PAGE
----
Hiking Safety Tips
One of the main factors that brings people to St. George is our amazing parks. With state parks and even national parks such as Zion, Bryce, and Grand Canyon just a car ride away, you will never run out of hikes. Sometimes though, it’s easy to get ahead of yourself and start your adventure unprepared. We’ve compiled a list of the most important aspects of a safe and fun hike!
Never Hike Alone.
While hiking alone may seem tempting at times (maybe you want to clear your head and have time to think), when you’re out in nature, it can be unsafe. If you hike with a buddy, there’s someone there to help you if you’re struggling over rough terrain. Plus, if someone were to get hurt, there’s always another person there to help walk them to safety or call for help.
Prepare for the Weather.
Weather you’re hiking through the evergreen forest of the Pacific Northwest, or taking a morning hike in one of Utah’s Mighty Five and enjoying the sun, it’s important to prepare for the weather. If you live in Southern Utah, you know that our summers can get pretty extreme. Thanks to modern technology though, it’s easier than ever to prepare with most phones having a preinstalled weather app. If you’re headed to a National Park, you can choose to tune into the park’s AM radio station for any reports of extreme weather or flash flood warnings.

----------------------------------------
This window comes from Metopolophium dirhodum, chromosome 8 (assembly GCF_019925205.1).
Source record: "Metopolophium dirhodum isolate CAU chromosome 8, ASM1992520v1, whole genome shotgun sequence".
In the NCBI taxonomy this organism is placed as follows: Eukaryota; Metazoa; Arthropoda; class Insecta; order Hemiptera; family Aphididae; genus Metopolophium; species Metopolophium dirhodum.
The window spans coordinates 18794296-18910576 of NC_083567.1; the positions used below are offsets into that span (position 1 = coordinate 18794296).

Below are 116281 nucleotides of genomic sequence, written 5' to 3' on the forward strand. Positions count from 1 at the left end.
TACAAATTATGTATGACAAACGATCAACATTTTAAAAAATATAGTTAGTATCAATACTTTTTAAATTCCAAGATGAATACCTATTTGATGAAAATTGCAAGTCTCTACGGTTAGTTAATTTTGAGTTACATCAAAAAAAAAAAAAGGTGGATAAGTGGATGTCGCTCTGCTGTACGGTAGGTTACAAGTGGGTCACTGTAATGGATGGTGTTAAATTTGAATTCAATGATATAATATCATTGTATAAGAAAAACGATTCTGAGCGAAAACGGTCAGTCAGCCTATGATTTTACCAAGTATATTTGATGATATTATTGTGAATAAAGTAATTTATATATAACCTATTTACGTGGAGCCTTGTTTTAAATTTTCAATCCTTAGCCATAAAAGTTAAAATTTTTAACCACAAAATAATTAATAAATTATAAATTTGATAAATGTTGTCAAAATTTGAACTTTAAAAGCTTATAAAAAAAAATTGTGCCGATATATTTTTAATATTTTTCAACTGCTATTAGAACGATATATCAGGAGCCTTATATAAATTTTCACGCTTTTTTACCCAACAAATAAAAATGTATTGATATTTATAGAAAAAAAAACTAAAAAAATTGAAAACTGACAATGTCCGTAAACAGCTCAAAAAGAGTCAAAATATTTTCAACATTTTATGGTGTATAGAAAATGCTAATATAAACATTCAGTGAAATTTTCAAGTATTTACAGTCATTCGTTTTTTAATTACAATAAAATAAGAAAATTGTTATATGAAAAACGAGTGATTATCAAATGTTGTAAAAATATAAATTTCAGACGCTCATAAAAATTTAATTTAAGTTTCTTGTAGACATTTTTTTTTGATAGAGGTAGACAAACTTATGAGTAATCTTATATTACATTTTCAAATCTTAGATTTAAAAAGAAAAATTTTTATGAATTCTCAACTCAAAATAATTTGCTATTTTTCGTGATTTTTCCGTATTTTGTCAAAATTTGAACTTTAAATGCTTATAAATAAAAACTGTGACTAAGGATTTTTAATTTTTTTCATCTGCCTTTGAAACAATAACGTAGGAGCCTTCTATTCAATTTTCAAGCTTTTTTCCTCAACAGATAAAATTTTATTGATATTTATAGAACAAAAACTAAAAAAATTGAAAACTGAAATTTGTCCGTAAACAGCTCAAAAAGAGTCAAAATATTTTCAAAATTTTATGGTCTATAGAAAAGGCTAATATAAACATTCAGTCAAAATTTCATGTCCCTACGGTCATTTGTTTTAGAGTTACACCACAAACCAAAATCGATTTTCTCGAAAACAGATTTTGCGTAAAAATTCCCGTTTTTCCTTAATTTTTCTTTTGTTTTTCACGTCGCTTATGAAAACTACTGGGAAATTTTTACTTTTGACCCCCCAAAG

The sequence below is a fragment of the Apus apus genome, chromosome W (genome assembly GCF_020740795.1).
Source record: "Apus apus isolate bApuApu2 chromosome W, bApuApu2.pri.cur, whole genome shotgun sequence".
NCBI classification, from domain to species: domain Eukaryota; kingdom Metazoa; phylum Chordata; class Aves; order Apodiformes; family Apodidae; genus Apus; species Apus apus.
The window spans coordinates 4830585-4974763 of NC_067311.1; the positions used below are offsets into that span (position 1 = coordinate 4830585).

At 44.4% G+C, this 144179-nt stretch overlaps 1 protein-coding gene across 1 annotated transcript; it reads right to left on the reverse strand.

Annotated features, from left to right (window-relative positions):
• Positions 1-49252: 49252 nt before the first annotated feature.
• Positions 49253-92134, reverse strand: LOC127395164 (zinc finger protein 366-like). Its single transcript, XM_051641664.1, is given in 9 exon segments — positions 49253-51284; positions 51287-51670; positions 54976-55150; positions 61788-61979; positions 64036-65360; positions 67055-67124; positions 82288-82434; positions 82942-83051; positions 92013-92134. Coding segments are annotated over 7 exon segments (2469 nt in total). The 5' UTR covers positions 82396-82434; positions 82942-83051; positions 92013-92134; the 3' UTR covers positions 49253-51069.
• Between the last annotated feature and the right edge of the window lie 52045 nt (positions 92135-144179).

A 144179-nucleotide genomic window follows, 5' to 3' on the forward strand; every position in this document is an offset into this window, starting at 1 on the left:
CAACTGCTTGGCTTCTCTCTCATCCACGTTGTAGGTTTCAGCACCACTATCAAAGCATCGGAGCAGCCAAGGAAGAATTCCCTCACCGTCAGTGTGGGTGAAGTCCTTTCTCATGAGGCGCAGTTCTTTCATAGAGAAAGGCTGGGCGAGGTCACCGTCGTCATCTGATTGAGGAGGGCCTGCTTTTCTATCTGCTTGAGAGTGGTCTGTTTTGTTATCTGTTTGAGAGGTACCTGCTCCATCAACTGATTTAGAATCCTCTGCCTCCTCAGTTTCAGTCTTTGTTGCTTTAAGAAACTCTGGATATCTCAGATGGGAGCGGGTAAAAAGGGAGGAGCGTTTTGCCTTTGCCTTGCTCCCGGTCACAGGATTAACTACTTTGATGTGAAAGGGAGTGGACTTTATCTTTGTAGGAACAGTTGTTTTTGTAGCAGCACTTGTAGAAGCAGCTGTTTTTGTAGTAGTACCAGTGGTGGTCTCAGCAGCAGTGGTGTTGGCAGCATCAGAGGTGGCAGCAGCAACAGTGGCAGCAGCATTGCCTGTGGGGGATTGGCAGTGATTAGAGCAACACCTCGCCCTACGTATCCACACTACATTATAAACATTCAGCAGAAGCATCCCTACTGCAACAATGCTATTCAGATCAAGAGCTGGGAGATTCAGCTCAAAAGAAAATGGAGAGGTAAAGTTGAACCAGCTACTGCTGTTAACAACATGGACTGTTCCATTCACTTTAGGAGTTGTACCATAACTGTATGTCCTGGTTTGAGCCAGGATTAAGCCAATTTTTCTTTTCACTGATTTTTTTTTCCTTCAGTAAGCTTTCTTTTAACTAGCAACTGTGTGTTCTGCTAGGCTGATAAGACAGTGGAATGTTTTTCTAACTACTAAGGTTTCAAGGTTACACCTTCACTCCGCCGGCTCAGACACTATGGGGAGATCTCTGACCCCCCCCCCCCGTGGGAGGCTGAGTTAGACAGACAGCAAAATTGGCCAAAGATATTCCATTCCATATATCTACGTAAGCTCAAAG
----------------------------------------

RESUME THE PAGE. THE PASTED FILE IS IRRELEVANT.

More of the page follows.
Pack the “Ten Essentials”.
The National Park Service has created a list of what they believe the ten essentials for a safe hike are. These are especially useful for long trips in the back country where things can get unpredictable.
Navigation (map, compass, and GPS)
Sun protection (hat, sunglasses, sunscreen)
Insulation (hat, gloves, rain shell, jacket, thermal underwear)
Illumination (flashlight, lanterns, headlamp)
Fire (matches, lighter, and fire starters)
Repair kit and tools (knife, screwdriver, duct tape, and scissors)
Water and water treatment
Wear Proper Attire.
Depending on the hike, you’ll want to make sure you’re in the correct clothes that will make your hike comfortable and safe. If you’re hiking in the desert, you may want to wear shorts and supportive sandals to help you stay cool. If you’re on a more strenuous back country hike, you will probably want to wear long pants and hiking boots.
Talk to a Ranger.
If you ever have second thoughts about your preparedness for a hike, or the difficulty level of a hike, the best person to go to is a ranger. If you’re in a National/State Park, rangers are very educated on all the trails and know what the weather will be like on a given day.
To make sure that nobody gets hurt while you’re out adventuring and getting in touch with nature, prepare ahead of time, educate yourself on the trails, and communicate with your fellow hikers.